Which is More Change: “Madam President” or “Mr. Black President”?

January 17, 2008

First, let me point out that I am absolutely unbiased between Obama and Clinton, and strongly believe that either of them will make a fantastic POTUS. But one thing I am certain about is that I want CHANGE, and want it in the most massive dose I can get in this election.

Today’s NY Times got me thinking. It has a video on its site which shows some interviews with black women in South Carolina. It was apalling to see how this hairdresser talks about how only a man needs to be President because a “man is stronger than a woman,” and she “wants to be protected by a man.” Imagine if NY Times had a video in which a voter said, “I only want a White person as President because the Bell Curve has shown that Blacks are less intelligent.” Very correctly, NY Times would have been flooded with protest letters–Jesse Jackson and Al Sharpton would have led street protests, every media outlet would have tried to outdo itself on restoring “fairness.” Don’t get me wrong. You won’t find a more vociferous critic than me about the Bell Curve theory–as an economist trained at one of the best schools in the country, I know how to take that stupid theory apart, and from my own work, I know that the Bell Curve theory is BUNK.

But that’s not the point of this post. I find it appalling that nobody expresses outrage at the sexist comments of this woman. Sexism is so ingrained in us that we whistle past such comments even when we see/hear them. Which media person will pick this up and talk about it? I can bet you NOT even one will portray this as a gender/sexism issue. Not one of those “pundits” (I hate the misuse of this revered Sanskrit word) who are absolutely at liberty to make sexist comments about Clinton. As Carl Jeffers points out in his post at the Huffington Post the media piled on Clinton, because piling on a woman is not a aberration, while the equally unfair piling on a “black person” is taboo.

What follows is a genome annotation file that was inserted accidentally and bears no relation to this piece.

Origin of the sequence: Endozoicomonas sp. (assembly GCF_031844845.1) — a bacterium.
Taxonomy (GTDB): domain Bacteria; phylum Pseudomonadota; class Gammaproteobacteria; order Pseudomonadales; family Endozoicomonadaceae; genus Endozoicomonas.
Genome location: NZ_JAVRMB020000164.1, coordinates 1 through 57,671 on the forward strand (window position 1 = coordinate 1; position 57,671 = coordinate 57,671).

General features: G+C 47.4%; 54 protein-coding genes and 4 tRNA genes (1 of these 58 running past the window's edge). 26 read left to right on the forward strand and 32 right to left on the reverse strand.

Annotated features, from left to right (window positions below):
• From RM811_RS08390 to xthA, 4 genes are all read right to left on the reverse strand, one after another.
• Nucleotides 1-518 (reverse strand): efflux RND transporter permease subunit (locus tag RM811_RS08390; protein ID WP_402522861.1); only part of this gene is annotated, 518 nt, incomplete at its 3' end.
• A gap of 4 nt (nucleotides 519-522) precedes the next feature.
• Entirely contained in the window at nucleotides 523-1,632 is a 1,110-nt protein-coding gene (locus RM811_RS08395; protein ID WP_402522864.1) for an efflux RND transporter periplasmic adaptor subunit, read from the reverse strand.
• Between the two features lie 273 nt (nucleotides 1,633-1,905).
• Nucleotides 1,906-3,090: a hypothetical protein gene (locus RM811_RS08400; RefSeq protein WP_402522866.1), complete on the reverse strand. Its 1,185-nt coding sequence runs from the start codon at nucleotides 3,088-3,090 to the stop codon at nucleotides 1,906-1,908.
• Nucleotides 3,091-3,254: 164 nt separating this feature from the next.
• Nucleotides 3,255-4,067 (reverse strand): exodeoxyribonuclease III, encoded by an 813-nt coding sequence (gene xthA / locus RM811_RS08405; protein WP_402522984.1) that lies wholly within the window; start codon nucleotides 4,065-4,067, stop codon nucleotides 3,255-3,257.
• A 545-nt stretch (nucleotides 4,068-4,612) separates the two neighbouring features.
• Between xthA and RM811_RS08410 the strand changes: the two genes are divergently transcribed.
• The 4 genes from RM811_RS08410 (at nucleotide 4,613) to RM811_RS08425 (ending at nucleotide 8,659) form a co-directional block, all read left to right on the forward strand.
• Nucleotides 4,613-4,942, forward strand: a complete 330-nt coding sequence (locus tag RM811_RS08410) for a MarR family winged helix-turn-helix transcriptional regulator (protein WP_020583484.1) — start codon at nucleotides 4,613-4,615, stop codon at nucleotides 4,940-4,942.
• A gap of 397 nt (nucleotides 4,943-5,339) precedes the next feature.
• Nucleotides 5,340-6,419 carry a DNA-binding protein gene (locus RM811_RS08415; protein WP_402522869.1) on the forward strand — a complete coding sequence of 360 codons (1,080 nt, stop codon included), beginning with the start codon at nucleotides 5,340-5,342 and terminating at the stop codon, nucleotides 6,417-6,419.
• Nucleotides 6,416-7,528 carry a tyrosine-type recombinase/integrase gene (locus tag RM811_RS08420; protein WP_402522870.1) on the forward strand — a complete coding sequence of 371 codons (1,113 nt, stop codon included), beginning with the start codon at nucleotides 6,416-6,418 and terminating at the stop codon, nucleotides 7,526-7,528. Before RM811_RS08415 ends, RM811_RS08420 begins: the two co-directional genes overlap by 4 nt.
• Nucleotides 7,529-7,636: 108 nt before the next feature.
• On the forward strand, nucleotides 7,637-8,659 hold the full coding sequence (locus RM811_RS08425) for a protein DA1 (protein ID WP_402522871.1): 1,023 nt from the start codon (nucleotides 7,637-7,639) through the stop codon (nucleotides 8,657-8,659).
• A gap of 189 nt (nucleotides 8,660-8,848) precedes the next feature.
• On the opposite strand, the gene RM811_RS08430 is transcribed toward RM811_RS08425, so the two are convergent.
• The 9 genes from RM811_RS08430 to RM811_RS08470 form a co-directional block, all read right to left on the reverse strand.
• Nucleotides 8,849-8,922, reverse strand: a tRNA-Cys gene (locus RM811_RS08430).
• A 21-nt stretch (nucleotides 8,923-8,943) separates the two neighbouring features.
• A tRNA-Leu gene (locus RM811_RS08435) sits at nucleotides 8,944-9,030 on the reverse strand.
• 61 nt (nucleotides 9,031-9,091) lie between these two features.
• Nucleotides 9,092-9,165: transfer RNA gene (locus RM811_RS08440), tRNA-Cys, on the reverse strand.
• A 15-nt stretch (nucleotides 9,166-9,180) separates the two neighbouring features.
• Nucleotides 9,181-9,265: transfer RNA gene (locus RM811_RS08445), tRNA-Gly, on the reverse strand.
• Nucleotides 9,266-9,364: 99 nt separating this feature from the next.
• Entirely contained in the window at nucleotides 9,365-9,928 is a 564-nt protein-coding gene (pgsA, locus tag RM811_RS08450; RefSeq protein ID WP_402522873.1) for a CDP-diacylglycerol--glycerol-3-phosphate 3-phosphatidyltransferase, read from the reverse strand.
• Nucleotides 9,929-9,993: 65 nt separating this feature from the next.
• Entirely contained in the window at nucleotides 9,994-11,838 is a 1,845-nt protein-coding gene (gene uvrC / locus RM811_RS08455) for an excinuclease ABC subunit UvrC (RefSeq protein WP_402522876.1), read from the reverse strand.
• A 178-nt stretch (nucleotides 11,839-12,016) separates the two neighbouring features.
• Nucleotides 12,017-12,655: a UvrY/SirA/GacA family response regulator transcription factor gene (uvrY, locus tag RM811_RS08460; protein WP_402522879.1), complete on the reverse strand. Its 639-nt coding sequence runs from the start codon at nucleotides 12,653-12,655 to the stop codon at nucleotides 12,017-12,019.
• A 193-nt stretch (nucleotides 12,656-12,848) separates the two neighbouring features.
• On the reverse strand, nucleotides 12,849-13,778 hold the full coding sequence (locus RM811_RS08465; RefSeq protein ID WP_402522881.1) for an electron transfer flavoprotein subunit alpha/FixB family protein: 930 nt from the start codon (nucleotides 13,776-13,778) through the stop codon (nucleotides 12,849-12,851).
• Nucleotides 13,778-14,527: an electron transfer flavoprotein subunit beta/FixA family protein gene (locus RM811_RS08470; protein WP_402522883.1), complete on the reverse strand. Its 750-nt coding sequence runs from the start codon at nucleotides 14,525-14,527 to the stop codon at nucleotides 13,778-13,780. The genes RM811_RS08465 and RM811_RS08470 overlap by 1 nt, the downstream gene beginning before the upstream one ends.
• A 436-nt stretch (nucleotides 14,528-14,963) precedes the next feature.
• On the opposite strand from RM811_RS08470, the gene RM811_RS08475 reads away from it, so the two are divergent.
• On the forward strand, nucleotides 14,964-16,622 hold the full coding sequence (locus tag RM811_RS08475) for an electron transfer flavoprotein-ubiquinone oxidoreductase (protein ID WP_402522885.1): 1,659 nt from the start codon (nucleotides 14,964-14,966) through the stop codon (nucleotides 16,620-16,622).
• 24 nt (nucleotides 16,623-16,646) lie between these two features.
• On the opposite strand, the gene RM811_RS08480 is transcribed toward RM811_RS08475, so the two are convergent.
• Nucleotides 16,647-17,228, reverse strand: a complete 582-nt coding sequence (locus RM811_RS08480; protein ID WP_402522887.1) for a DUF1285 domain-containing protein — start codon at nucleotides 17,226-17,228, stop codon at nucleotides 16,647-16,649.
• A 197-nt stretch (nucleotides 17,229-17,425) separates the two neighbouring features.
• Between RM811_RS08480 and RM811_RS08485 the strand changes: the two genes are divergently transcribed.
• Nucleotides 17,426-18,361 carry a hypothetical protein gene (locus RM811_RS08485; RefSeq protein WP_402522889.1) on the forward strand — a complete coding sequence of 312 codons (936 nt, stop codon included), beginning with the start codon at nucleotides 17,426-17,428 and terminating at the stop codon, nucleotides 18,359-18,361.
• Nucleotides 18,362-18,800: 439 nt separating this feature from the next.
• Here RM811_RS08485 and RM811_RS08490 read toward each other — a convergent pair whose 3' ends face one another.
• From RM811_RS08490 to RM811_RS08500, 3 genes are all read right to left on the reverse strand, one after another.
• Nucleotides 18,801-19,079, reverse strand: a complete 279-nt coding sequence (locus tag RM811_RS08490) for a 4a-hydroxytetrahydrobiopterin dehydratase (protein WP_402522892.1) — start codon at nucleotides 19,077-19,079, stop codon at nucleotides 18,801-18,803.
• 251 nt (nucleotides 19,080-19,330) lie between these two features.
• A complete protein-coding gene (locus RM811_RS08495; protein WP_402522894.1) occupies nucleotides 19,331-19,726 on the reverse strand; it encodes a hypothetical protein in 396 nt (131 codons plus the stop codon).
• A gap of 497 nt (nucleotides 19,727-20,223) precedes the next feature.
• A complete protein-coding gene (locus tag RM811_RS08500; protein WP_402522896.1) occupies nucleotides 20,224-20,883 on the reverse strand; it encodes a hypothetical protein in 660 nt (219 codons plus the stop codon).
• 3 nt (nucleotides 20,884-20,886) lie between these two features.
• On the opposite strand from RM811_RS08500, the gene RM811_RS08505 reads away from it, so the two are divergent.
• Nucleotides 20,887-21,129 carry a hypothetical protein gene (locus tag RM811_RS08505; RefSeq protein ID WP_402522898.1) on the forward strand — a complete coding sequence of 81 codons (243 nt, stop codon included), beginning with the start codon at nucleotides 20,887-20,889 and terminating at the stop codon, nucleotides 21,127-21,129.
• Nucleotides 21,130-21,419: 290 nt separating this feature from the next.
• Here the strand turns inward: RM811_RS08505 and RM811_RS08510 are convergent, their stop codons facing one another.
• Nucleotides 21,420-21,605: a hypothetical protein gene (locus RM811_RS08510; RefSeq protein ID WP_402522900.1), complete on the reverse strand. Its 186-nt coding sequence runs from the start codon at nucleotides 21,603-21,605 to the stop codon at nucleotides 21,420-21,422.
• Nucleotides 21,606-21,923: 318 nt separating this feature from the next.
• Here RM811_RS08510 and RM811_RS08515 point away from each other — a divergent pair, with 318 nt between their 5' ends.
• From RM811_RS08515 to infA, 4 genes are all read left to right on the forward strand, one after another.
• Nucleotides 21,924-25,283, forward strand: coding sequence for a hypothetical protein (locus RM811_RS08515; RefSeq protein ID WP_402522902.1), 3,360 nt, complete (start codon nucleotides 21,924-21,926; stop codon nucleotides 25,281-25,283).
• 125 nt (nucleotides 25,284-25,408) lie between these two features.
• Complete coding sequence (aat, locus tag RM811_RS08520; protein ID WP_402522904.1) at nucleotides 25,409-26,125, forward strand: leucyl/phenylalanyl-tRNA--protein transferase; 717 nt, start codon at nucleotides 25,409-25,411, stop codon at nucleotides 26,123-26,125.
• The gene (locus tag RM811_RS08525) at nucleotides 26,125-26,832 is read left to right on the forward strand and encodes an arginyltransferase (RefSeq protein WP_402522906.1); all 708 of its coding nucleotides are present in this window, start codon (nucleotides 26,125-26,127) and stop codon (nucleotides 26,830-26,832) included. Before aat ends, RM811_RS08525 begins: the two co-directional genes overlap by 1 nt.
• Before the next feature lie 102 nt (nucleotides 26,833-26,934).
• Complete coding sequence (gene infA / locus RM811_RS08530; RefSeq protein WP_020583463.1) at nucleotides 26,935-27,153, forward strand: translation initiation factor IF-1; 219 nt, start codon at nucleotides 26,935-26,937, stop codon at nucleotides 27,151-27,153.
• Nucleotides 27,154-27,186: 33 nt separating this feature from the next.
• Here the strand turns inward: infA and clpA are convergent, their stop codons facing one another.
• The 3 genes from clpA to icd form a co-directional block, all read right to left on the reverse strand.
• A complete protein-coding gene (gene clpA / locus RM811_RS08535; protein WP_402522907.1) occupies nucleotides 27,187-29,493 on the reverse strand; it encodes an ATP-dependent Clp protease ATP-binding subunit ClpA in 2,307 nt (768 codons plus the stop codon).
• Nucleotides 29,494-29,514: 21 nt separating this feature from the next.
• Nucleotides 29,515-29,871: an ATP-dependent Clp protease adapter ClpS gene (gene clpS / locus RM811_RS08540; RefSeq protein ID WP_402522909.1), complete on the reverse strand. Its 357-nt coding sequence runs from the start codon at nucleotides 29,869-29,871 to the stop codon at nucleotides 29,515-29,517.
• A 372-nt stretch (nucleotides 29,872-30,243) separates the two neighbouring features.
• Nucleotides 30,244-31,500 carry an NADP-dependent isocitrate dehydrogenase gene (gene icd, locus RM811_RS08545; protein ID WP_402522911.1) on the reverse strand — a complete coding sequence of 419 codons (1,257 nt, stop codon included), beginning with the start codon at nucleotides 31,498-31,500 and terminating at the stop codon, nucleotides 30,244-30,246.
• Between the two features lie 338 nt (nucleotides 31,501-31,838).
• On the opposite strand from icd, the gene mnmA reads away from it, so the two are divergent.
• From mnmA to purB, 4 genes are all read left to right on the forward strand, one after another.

Sexism has become too “normal” in our society, too “status quo” to raise concern. It’s like the N-word was in the pre-Civil Rights era. And this despite the fact that when we think of “domestic violence” or “rape” we can safely hazard a guess as to who is abusing and who is being abused.

Which is why I am beginning to feel that “Madam President” of the United States is a BIGGER change than a “Black President”. Yes, even if the “Madam President” is Hillary Clinton.


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